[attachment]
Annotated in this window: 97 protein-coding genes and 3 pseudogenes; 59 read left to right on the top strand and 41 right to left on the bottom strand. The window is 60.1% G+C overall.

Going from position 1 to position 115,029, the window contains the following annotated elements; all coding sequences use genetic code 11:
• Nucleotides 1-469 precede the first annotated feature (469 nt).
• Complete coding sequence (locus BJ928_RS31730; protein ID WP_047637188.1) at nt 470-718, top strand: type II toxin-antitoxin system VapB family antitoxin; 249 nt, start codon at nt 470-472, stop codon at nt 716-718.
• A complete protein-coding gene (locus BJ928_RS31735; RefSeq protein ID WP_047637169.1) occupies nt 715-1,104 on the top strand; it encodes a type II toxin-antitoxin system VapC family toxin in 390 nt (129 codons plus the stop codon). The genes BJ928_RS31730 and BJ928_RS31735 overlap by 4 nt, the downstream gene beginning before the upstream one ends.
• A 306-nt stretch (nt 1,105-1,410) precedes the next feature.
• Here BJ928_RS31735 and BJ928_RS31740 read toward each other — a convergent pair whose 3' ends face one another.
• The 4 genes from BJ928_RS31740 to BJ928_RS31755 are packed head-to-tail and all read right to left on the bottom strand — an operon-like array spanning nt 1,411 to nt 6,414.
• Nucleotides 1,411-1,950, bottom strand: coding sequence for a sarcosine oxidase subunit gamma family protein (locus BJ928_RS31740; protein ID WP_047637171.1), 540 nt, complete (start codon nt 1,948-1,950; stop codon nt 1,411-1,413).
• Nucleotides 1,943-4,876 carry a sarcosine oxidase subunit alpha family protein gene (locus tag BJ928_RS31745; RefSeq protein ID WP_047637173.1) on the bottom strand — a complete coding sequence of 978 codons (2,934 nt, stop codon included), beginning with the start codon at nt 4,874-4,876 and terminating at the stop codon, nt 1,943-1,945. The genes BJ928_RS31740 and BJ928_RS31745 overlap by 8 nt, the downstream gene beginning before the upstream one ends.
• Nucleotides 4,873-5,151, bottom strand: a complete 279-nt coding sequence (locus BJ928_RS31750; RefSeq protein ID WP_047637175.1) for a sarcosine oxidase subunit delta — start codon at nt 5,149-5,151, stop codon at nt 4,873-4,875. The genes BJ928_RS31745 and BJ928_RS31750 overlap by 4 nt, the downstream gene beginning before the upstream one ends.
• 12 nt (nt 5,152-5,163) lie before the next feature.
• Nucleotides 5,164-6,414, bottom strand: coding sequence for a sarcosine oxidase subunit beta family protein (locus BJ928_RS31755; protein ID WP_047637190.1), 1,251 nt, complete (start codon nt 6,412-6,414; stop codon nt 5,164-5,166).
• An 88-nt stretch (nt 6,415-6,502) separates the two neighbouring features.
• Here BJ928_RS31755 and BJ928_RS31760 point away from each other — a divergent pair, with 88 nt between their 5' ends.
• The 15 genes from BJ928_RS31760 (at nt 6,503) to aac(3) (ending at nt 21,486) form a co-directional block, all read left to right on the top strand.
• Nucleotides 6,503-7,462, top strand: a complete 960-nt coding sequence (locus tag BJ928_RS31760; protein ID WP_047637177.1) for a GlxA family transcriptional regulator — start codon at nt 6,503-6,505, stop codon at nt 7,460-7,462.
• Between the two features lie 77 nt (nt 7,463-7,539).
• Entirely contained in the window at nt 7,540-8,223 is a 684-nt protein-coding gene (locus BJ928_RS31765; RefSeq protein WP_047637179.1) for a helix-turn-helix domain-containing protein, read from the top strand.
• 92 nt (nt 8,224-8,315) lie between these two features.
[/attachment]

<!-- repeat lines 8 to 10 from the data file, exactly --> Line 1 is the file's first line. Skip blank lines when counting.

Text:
• The 4 genes from BJ928_RS31740 to BJ928_RS31755 are packed head-to-tail and all read right to left on the bottom strand — an operon-like array spanning nt 1,411 to nt 6,414.
• Nucleotides 1,411-1,950, bottom strand: coding sequence for a sarcosine oxidase subunit gamma family protein (locus BJ928_RS31740; protein ID WP_047637171.1), 540 nt, complete (start codon nt 1,948-1,950; stop codon nt 1,411-1,413).
• Nucleotides 1,943-4,876 carry a sarcosine oxidase subunit alpha family protein gene (locus tag BJ928_RS31745; RefSeq protein ID WP_047637173.1) on the bottom strand — a complete coding sequence of 978 codons (2,934 nt, stop codon included), beginning with the start codon at nt 4,874-4,876 and terminating at the stop codon, nt 1,943-1,945. The genes BJ928_RS31740 and BJ928_RS31745 overlap by 8 nt, the downstream gene beginning before the upstream one ends.